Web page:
Finally, the model is enriched with platform specific information (e.g.communication primitives) and, after removing components modelling hardware elements, executable code is automatically generated.

Proving that the assumptions made at the modelling level to justify the separation of concerns hold, indeed, at the platform level, guarantees that all the properties established throughout the design process also hold for the generated code.

Thus, the RSD approach applies—on the higher abstraction level of the system design process—the same principles as those provided by standard compilers for the generation of machine-executable code from programs written in languages such as Java or C++. It consists in decomposing the argument justifying the correctness of the entire process into several independent arguments justifying the correctness of individual transformations. Furthermore, it provides flexibility w.r.t.the target platforms by postponing design choices as far as possible and allowing for different transformations of the same model to be applied at every design stage. However, in drawing this parallel, it is appropriate to differentiate between commonly used compilers such as gcc, where the public trust originates mainly from the extensive usage experience, and verified compilers such as CompCert [29], where preservation of semantics at the various stages is formally verified. Although the second scenario is currently preferable for RSD tool sets due to lack of usage history comparable to that of compilers such as gcc, both can be relevant in practice.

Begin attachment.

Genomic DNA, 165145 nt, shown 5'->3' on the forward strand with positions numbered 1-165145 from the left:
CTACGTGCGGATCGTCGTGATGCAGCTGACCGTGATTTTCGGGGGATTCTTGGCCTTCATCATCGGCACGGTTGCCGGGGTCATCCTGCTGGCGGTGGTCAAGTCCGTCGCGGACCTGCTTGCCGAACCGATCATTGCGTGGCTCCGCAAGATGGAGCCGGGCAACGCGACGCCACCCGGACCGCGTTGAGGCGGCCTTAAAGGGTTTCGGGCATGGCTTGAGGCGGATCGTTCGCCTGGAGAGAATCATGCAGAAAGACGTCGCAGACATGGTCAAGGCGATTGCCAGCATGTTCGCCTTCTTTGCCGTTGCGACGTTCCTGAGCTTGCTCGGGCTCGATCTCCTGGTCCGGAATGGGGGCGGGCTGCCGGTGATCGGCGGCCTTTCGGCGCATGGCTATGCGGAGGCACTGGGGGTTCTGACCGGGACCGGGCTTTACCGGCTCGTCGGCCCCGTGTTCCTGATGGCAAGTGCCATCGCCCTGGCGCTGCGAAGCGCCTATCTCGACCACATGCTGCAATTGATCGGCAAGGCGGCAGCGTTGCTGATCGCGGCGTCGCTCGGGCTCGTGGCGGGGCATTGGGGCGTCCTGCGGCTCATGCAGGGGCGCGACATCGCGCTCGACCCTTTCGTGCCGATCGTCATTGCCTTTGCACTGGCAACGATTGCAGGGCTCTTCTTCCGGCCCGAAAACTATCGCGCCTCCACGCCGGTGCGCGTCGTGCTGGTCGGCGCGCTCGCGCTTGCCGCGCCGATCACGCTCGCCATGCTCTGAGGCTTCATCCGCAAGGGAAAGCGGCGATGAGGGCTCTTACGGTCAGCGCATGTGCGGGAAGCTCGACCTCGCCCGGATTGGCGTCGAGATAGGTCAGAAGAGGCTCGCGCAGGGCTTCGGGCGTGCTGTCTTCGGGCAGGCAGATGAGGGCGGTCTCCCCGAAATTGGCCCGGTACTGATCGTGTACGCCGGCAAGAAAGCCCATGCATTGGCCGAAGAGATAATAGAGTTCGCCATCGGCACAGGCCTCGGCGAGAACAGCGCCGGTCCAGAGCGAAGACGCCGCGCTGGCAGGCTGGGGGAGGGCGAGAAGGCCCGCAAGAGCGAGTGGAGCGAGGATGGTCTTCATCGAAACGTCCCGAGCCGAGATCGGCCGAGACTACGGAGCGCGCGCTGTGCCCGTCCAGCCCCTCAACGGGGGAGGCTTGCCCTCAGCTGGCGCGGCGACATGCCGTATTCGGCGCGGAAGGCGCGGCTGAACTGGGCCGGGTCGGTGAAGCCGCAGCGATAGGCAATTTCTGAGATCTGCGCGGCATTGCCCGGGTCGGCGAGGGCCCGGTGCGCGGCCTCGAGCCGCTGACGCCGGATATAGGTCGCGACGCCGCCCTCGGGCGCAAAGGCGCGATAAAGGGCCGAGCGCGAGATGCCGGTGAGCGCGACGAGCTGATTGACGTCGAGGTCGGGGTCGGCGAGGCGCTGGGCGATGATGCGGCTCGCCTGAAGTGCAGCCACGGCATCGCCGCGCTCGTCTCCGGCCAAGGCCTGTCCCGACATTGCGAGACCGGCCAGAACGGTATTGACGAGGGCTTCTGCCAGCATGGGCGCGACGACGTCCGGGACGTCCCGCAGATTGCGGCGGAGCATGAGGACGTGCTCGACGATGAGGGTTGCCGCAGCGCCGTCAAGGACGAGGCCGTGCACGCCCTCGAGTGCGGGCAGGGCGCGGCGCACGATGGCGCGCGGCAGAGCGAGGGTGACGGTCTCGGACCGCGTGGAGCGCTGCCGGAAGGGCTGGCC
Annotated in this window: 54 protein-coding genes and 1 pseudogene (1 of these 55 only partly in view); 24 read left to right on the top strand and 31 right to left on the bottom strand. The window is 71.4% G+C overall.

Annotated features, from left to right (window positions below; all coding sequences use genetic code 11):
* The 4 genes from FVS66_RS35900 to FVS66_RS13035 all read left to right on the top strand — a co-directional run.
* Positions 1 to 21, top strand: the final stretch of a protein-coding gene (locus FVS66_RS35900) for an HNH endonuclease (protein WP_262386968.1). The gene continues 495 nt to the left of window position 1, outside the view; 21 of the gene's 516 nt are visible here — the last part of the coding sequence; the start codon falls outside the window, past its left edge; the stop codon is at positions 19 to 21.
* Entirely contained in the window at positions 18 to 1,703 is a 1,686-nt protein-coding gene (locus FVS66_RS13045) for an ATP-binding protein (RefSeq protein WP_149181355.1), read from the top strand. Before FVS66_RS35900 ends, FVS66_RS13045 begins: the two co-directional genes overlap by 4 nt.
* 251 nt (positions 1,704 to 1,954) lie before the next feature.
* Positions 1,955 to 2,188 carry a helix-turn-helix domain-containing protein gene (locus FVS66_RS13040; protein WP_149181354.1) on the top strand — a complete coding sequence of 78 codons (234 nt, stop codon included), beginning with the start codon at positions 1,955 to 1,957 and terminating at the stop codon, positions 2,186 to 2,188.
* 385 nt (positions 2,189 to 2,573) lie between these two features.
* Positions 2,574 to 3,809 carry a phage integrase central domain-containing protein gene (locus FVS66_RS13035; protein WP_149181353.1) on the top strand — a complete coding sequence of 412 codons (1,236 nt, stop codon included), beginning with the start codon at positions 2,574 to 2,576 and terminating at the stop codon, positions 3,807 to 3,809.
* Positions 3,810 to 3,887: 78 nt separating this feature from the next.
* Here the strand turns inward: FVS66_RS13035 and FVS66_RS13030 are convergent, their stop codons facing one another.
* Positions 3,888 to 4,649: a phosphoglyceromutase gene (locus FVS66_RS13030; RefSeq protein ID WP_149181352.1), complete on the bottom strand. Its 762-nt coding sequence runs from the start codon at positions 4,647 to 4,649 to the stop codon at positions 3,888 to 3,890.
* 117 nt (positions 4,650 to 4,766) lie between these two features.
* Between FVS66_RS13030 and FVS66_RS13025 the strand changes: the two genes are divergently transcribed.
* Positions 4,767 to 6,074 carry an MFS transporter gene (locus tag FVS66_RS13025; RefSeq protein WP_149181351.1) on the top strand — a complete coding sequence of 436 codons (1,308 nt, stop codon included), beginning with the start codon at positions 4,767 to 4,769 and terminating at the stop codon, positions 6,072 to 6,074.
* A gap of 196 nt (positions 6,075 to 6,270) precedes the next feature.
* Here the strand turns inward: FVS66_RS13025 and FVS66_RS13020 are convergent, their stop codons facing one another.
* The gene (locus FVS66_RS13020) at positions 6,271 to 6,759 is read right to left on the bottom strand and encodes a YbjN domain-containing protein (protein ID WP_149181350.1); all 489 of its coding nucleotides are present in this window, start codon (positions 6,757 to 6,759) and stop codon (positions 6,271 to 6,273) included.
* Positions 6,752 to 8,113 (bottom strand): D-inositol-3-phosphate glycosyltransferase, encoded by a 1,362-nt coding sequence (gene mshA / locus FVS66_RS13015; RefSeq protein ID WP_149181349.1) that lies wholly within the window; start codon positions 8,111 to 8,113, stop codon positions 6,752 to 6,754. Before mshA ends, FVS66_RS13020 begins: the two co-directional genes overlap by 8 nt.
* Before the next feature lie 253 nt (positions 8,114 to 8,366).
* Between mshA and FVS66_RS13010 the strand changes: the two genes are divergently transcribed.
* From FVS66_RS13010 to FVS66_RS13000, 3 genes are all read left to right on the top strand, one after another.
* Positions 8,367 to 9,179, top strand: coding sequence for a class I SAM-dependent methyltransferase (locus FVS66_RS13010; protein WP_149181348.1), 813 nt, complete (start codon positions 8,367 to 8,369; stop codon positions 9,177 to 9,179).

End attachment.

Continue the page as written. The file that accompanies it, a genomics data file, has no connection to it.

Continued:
Applications. Although the RSD approach as formulated by Sifakis [33] originates from the development of the BIP framework for the Embedded Software design (see, for example, [5, 6]), it is applicable in a much broader variety of domains, whereof we will mention below just a few.

Key issues of applying the RSD approach to the Cyber-Physical Systems (CPSs), which comprise components with both discrete and continuous underlying dynamics, are discussed in [11]. The authors argue that the objective of cyber-physical system modelling is twofold: providing the means for (1) the validation of the system design through simulation of such models and (2) the generation of executable code for the discrete control sub-system. The key point here is that the two design artefacts, i.e.the simulator and the code of the control sub-system are obtained through two branches of the design flow sharing a substantial prefix. Thus, the generated control sub-system is equivalent to—i.e.satisfies the same properties as—the corresponding components of the simulator by construction.

Expanding on the above idea, it is clear that the RSD approach can be of great benefit for system design and operation involving the so-called Digital Twins where simulation becomes “a core functionality of systems by means of seamless assistance along the entire life cycle” [32].